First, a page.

H.R. McMaster: The best choice for National Security Advisor

Dr. Earl Tilford

President Donald Trump has selected the best possible person to serve as his national security advisor. Army Lieutenant General H.R. McMaster epitomizes the warrior-scholar in the tradition of Carl von Clausewitz.

The U.S. Army was out of Vietnam for 11 years when, in 1984, McMaster took his oath as a second lieutenant at West Point. He was a cadet when Army Colonel Harry G. Summers, Jr., a Korean War and two-tour Vietnam War combat veteran, published “On Strategy: A Critical Analysis of the Vietnam War.” His controversial thesis was that the Army wasted time focusing on counter-insurgency—something he dubbed “lunging at the toreador’s cape” in a guerrilla war. This weakened the Army and strained American will so much that by the early 1970s, when the conventionally arrayed People’s Army of Vietnam assumed the major role in the war, broken American forces had mostly withdrawn. By 1974, a decade before McMaster, the Army entered recovery mode. Colonel Summer’s book legitimized criticism among military professionals of the Vietnam-era Army.

On the night and morning of February 27-28, 1991, Captain McMaster led Eagle Troop in the Battle of 73/74 Easting. His tank company—consisting of 120 troops manning nine M-1A1 Abrams tanks and a dozen M3 Bradley fighting vehicles—engaged and destroyed 28 Iraqi tanks, 16 armored personnel carriers, and 30 trucks in a half-hour. Shortly thereafter, his company encountered and destroyed another 20 Iraqi T-72 tanks.

Five years later, McMaster was completing his doctorate in history at the University of North Carolina under professor Richard H. Kohn. During the early 1980s, Dr. Kohn had been the civilian chief of the Office of Air Force History, where U.S. Air Force historians wrote a 14-volume official history of that service’s role in the Vietnam War. Kohn understood the service’s reluctance to critically examine a war that many of its top generals claimed to have “won” during the 11-day pounding of North Vietnam conducted largely by B-52s in December 1972. The Air Force had a much more difficult time accepting the Vietnam War as something other than an unbroken string of unmitigated air-power victories.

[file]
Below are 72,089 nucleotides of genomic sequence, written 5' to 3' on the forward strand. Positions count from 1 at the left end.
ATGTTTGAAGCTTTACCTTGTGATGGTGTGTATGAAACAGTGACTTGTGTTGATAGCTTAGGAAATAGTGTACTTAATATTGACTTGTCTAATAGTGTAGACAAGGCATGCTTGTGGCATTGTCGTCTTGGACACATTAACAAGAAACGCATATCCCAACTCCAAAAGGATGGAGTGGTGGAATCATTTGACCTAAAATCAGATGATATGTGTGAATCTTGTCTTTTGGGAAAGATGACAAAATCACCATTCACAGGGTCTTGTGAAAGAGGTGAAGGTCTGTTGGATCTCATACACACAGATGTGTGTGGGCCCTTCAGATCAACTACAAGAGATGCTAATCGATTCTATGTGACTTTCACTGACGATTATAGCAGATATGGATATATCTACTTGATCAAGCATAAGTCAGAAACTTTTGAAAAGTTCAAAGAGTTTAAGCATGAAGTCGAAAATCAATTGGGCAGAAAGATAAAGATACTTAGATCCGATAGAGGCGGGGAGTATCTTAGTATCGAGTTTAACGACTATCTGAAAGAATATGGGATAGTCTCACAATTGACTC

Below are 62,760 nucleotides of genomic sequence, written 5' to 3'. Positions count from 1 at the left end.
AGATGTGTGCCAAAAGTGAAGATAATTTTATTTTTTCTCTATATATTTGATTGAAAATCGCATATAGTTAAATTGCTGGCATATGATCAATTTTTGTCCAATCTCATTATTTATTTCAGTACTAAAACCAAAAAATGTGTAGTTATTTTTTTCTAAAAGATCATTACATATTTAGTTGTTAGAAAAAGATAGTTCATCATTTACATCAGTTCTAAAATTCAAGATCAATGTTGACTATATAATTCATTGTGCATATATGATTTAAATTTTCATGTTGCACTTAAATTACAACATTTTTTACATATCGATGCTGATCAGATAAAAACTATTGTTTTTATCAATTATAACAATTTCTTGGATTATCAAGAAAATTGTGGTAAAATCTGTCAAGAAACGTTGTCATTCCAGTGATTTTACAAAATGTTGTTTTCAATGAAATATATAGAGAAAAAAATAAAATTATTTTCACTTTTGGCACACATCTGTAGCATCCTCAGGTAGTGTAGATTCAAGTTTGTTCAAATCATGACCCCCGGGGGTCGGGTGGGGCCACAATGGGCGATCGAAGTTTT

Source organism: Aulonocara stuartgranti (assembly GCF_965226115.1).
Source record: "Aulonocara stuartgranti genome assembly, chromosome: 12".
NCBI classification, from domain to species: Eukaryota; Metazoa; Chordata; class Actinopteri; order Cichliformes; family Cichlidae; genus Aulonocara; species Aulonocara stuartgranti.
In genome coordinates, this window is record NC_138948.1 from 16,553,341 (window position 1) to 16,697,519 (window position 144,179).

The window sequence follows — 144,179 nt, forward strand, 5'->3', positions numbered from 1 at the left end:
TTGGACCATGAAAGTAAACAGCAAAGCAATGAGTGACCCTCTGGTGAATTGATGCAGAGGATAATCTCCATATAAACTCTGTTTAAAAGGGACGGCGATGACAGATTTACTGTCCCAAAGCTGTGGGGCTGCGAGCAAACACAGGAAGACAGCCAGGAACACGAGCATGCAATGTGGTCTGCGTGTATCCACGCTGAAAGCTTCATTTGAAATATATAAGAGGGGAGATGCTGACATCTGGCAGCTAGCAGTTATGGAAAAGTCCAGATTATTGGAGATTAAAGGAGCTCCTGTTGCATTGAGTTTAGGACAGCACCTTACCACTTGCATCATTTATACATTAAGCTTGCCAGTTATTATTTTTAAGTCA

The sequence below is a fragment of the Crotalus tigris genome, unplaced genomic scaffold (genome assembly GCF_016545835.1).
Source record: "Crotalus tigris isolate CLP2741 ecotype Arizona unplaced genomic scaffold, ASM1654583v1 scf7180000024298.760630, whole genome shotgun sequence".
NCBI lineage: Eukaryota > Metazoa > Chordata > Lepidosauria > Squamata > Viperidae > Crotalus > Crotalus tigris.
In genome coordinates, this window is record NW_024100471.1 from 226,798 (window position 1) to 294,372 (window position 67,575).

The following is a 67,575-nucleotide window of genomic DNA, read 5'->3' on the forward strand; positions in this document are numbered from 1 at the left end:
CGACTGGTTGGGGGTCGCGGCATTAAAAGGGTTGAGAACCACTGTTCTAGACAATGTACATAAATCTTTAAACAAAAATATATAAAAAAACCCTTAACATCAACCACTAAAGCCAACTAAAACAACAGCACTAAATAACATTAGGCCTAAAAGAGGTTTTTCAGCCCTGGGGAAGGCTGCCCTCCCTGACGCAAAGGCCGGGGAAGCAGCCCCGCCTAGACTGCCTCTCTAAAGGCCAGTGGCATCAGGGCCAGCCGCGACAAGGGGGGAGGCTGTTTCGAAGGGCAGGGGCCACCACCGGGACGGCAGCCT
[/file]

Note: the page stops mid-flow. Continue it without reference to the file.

During the post-Cold War 1990s, the Army, having reorganized into the all-volunteer force and derived some honest lessons from Vietnam, looked to a future “digitized battlefield” where it would find, fix, and annihilate enemy forces. At Ft. Irwin, California, Major McMaster served as operations officer for the armored Opposition Force (OPFOR), a tank brigade structured and largely accoutered like foreign (primarily Russian) brigades, employing their tactics. McMaster, already a credentialed historian with his dissertation, “Dereliction of Duty: Lyndon Johnson, Robert McNamara, the Joint Chiefs of Staff and the Lies that Led to Vietnam,” published by Harper-Crown, was learning to think like the enemy.

In the 1990s, the Army War College and Army Training and Doctrine Command (TRADOC) devised the Army After Next (AAN) program to look 25 years into the future. Army Major General Robert Scales, Jr., a Duke University, Ph.D., controlled the project. Unfortunately, three events derailed the AAN:

The institutional U.S. Army missed the Soviet Army grounded in its blitzkrieg doctrine, rich with tanks, artillery, and air-mobile divisions. The U.S. Army’s Crusader mobile gun system, upgraded M1A2 Abrams tanks, and a proposed stealth “Comanche” helicopter, were projected for the Army to serve on the digitized battlefields when the Russian Bear revived by the 2015-2020 timeframe. Russia revived but the U.S. Army got sidetracked.

Part of the sidetracking was opposition from the Army’s “Old Guard” to which General Scales belonged. Their tunnel vision focused on traditional army missions and branches of armor, infantry, artillery, aviation, engineers, etc. When futurists at the Army’s Strategic Studies Institute predicted a likely paradigm comprised of Islamic terrorists groups possibly armed with weapons of mass destruction, the traditionalists envisioned a rerun of counter-insurgency; special operations focused forces prompting neo-Vietnam nightmares.

September 11, 2001 ended the AAN. The all-volunteer Army, restructured to fight one war intensively for a short time—while revamped Reserve and National Guard components mobilized to “finish off” the enemy—found itself involved in Afghanistan and then in Iraq and mired in unconventional warfare. The Army, as McMaster testified, suffered. Another Vietnam-like quagmire seemed possible. He also headed the Army’s next future’s program.

The man and history converged. Knowing that history not only determines the eternal now but also provides the only substantial guide to the future, General McMaster has—and will continue—to embrace the strategic challenges facing the Army. As the president’s top advisor, McMaster’s challenges now operate on a global scale. He has the combat bona fides, the strategic intellectual acumen, and that essential attribute for leadership—personal integrity—to serve well the president and the nation. God’s speed, H.R.

Dr. Earl Tilford is a military historian and fellow for the Middle East & terrorism with The Center for Vision & Values at Grove City College.

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